mapping(address => uint256) public addressToAmountFunded;
	address[] public funders;
	address public owner;
	AggregatorV3Interface public priceFeed;

	constructor(address _priceFeed) public {
		priceFeed = AggregatorV3Interface(_priceFeed);
		owner = msg.sender;
	}

	function fund() public payable {
		uint256 minimumUSD = 50 * 10**18;
		require(getConversionRate(msg.value) >= minimumUSD,"You need to spend more ETH!");
		addressToAmountFunded[msg.sender] += msg.value;
		funders.push(msg.sender);
	}

	function getVersion() public view returns (uint256) {
		return priceFeed.version();
	}

	function getPrice() public view returns (uint256) {
		(, int256 answer, , , ) = priceFeed.latestRoundData();
		return uint256(answer * 10000000000);
	}


	function getConversionRate(uint256 ethAmount) public view returns (uint256) {
		uint256 ethPrice = getPrice();
		uint256 ethAmountInUsd = (ethPrice * ethAmount) / 1000000000000000000;
		return ethAmountInUsd;
	}

	function getEntranceFee() public view returns (uint256) {
		uint256 minimumUSD = 50 * 10**18;
		uint256 price = getPrice();
		uint256 precision = 1 * 10**18;
		return ((minimumUSD * precision) / price) + 1;
	}

	modifier onlyOwner() {
		require(msg.sender == owner);
		_;
	}

	function withdraw() public payable onlyOwner {
		msg.sender.transfer(address(this).balance);
		for (uint256 funderIndex = 0;funderIndex < funders.length;funderIndex++){
			address funder = funders[funderIndex];
			addressToAmountFunded[funder] = 0;
		}
		funders = new address[](0);
	}
}


Notice that in the above contract, we have defined AggregatorV3Interface public priceFeed and also a constructor for it as priceFeed = AggregatorV3Interface(_priceFeed). And later in the get price instead of Rinkeby eth_to_usd address code we have used this priceFeed variable to fetch ETH price.

3. Also, in the brownie-config.yaml, we enter this networks declaration:


networks:
	default: development
	rinkeby:
		eth_usd_price_feed: '0x8A753747A1Fa494EC906cE90E9f37563A8AF630e'
		verify: True
	mainnet-fork-dev:
		eth_usd_price_feed: '0x5f4eC3Df9cbd43714FE2740f5E3616155c5b8419'
		verify: False
	development:
		verify: False
	ganache-local:
		verify: False


Here, we define all kinds of price feeds related to Mainnet and Rinkeby. Also, define development and ganache-local networks. Next to every network name, we define whether it is going to be verified for publishing or not.

4. In the helpful_scripts.py, we write:


from brownie import network, config, accounts, MockV3Aggregator
from web3 import Web3

FORKED_LOCAL_ENVIRONMENTS = ["mainnet-fork", "mainnet-fork-dev"]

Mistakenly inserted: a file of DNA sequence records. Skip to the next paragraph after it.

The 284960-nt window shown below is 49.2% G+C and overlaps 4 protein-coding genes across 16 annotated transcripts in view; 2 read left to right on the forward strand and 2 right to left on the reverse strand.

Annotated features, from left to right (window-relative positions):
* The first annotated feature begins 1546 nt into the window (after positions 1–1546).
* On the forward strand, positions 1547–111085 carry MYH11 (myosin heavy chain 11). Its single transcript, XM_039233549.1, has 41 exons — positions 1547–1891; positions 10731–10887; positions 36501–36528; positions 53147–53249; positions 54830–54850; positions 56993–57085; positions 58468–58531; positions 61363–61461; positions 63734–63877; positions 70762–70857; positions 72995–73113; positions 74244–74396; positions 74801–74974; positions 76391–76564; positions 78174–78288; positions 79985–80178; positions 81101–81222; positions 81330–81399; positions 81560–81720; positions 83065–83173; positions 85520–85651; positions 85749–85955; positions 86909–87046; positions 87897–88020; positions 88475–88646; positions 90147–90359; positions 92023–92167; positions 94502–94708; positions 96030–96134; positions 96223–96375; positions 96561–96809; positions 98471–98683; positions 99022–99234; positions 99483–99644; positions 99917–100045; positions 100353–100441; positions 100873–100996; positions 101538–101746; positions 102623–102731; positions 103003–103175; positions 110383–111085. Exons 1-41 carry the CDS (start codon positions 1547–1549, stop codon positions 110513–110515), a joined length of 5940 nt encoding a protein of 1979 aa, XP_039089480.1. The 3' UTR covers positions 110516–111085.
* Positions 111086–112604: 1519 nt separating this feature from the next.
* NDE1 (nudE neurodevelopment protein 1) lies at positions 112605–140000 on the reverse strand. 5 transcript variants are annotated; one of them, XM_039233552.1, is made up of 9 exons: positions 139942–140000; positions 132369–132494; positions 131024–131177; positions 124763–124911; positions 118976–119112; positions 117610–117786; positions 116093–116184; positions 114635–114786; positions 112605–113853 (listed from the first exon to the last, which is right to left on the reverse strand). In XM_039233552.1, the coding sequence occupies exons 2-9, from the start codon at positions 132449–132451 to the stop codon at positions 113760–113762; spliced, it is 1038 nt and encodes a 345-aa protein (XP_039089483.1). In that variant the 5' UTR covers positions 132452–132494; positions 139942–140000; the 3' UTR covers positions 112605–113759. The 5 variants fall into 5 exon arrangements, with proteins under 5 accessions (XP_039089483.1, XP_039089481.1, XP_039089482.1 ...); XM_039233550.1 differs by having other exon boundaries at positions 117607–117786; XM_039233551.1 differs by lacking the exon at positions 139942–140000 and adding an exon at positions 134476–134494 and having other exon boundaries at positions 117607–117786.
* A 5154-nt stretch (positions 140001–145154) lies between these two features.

LOCAL_BLOCKCHAIN_ENVIRONMENTS = ["development", "ganache-local"]

DECIMALS = 8
STARTING_PRICE = 200000000000

def get_account():
	if (network.show_active() in LOCAL_BLOCKCHAIN_ENVIRONMENTS or network.show_active() in 																		 
        		FORKED_LOCAL_ENVIRONMENTS):
		return accounts[0]
	else:
		return accounts.add(config["wallets"]["from_key"])

def deploy_mocks():
	print(f"The active network is {network.show_active()}")
	print("Deploying Mocks...")
	if len(MockV3Aggregator) <= 0:
		MockV3Aggregator.deploy(DECIMALS, STARTING_PRICE, {"from": get_account()})
		print("Mocks Deployed!")


In this helpful_scripts.py file, we have defined all networks and helped the deploy.py choose the proper account according to the network that is currently active. We have also defined another function for the deploy_mocks.py file, which is going to be explained later.

4. Inside the scripts folder, create a file named deploy_mocks.py and paste the below scripts in it. Use this script if you want to deploy mocks to a Testnet:


from brownie import ( MockV3Aggregator, network,)
from scripts.helpful_scripts import (get_account,)

DECIMALS = 8
INITIAL_VALUE = 200000000000

def deploy_mocks():

	print(f"The active network is {network.show_active()}")
	print("Deploying Mocks...")
	account = get_account()
	MockV3Aggregator.deploy(DECIMALS, INITIAL_VALUE, {"from": account})
	print("Mocks Deployed!")

def main():
	deploy_mocks()


5. Inside the scripts folder create a new file called, fund_and_withdraw.py and paste these scripts in it:


from brownie import FundMe
from scripts.helpful_scripts import get_account

def fund():
	fund_me = FundMe[-1]
	account = get_account()
	entrance_fee = fund_me.getEntranceFee()
	print(entrance_fee)
	print(f"The current entry fee is {entrance_fee}")
	print("Funding")
	fund_me.fund({"from": account, "value": entrance_fee})

def withdraw():
	fund_me = FundMe[-1]
	account = get_account()
	fund_me.withdraw({"from": account})

def main():
	fund()
	withdraw()


Using the above script, we can interact with our own contract without the need to use the Etherscan interface for our contract. We can fund the contract and withdraw from it.

6. And in the end, it is finally the time to modify deploy.py:


from brownie import FundMe, MockV3Aggregator, network, config
from scripts.helpful_scripts import (
	get_account,
	deploy_mocks,
	LOCAL_BLOCKCHAIN_ENVIRONMENTS,
	)

def deploy_fund_me():
	account = get_account()
	if network.show_active() not in LOCAL_BLOCKCHAIN_ENVIRONMENTS:
		price_feed_address = config["networks"][network.show_active()]["eth_usd_price_feed"]
	else:
		deploy_mocks()
		price_feed_address = MockV3Aggregator[-1].address

	fund_me = FundMe.deploy( price_feed_address,{"from": account},publish_source=config["networks"]
		[network.show_active()].get("verify"),)
	print(f"Contract deployed to {fund_me.address}")
	return fund_me

def main():
	deploy_fund_me()


The above deploy.py script which has been integrated to work with different networks, first checks which network we are in. Then, it fetches the price feed. And then, it deploys the contract using the price feed address, an account that is chosen according to the active network, and the verification state-related whether we want to publish the contract or not that has been declared in brownie-config.yaml. And then we finally deploy the contract. In the next part of this tutorial, we are going to run this project and see if it works properly.